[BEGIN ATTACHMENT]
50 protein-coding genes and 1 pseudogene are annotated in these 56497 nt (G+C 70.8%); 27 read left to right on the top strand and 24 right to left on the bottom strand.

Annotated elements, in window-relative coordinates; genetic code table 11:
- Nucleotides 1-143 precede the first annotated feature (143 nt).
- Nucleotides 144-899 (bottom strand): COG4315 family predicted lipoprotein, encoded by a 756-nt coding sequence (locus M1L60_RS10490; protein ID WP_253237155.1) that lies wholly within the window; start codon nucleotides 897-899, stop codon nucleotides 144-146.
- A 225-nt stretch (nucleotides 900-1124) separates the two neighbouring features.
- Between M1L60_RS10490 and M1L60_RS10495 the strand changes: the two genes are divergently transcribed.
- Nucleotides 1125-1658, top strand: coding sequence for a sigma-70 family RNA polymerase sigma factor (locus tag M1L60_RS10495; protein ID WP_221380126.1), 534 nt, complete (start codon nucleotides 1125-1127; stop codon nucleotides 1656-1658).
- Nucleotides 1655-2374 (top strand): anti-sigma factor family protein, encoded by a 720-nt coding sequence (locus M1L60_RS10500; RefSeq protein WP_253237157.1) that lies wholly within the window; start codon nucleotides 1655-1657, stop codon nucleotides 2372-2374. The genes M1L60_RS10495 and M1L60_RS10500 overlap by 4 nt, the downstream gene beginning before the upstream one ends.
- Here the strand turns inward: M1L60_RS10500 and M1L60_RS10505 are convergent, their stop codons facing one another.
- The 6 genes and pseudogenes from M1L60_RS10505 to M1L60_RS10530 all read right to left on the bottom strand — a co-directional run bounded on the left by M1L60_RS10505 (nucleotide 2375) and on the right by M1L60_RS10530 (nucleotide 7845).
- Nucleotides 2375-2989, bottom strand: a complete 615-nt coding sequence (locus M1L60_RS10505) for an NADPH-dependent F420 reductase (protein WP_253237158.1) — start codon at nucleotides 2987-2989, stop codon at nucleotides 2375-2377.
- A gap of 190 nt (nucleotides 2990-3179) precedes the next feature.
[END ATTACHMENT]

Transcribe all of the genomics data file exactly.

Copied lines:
50 protein-coding genes and 1 pseudogene are annotated in these 56497 nt (G+C 70.8%); 27 read left to right on the top strand and 24 right to left on the bottom strand.

Annotated elements, in window-relative coordinates; genetic code table 11:
- Nucleotides 1-143 precede the first annotated feature (143 nt).
- Nucleotides 144-899 (bottom strand): COG4315 family predicted lipoprotein, encoded by a 756-nt coding sequence (locus M1L60_RS10490; protein ID WP_253237155.1) that lies wholly within the window; start codon nucleotides 897-899, stop codon nucleotides 144-146.
- A 225-nt stretch (nucleotides 900-1124) separates the two neighbouring features.
- Between M1L60_RS10490 and M1L60_RS10495 the strand changes: the two genes are divergently transcribed.
- Nucleotides 1125-1658, top strand: coding sequence for a sigma-70 family RNA polymerase sigma factor (locus tag M1L60_RS10495; protein ID WP_221380126.1), 534 nt, complete (start codon nucleotides 1125-1127; stop codon nucleotides 1656-1658).
- Nucleotides 1655-2374 (top strand): anti-sigma factor family protein, encoded by a 720-nt coding sequence (locus M1L60_RS10500; RefSeq protein WP_253237157.1) that lies wholly within the window; start codon nucleotides 1655-1657, stop codon nucleotides 2372-2374. The genes M1L60_RS10495 and M1L60_RS10500 overlap by 4 nt, the downstream gene beginning before the upstream one ends.
- Here the strand turns inward: M1L60_RS10500 and M1L60_RS10505 are convergent, their stop codons facing one another.
- The 6 genes and pseudogenes from M1L60_RS10505 to M1L60_RS10530 all read right to left on the bottom strand — a co-directional run bounded on the left by M1L60_RS10505 (nucleotide 2375) and on the right by M1L60_RS10530 (nucleotide 7845).
- Nucleotides 2375-2989, bottom strand: a complete 615-nt coding sequence (locus M1L60_RS10505) for an NADPH-dependent F420 reductase (protein WP_253237158.1) — start codon at nucleotides 2987-2989, stop codon at nucleotides 2375-2377.
- A gap of 190 nt (nucleotides 2990-3179) precedes the next feature.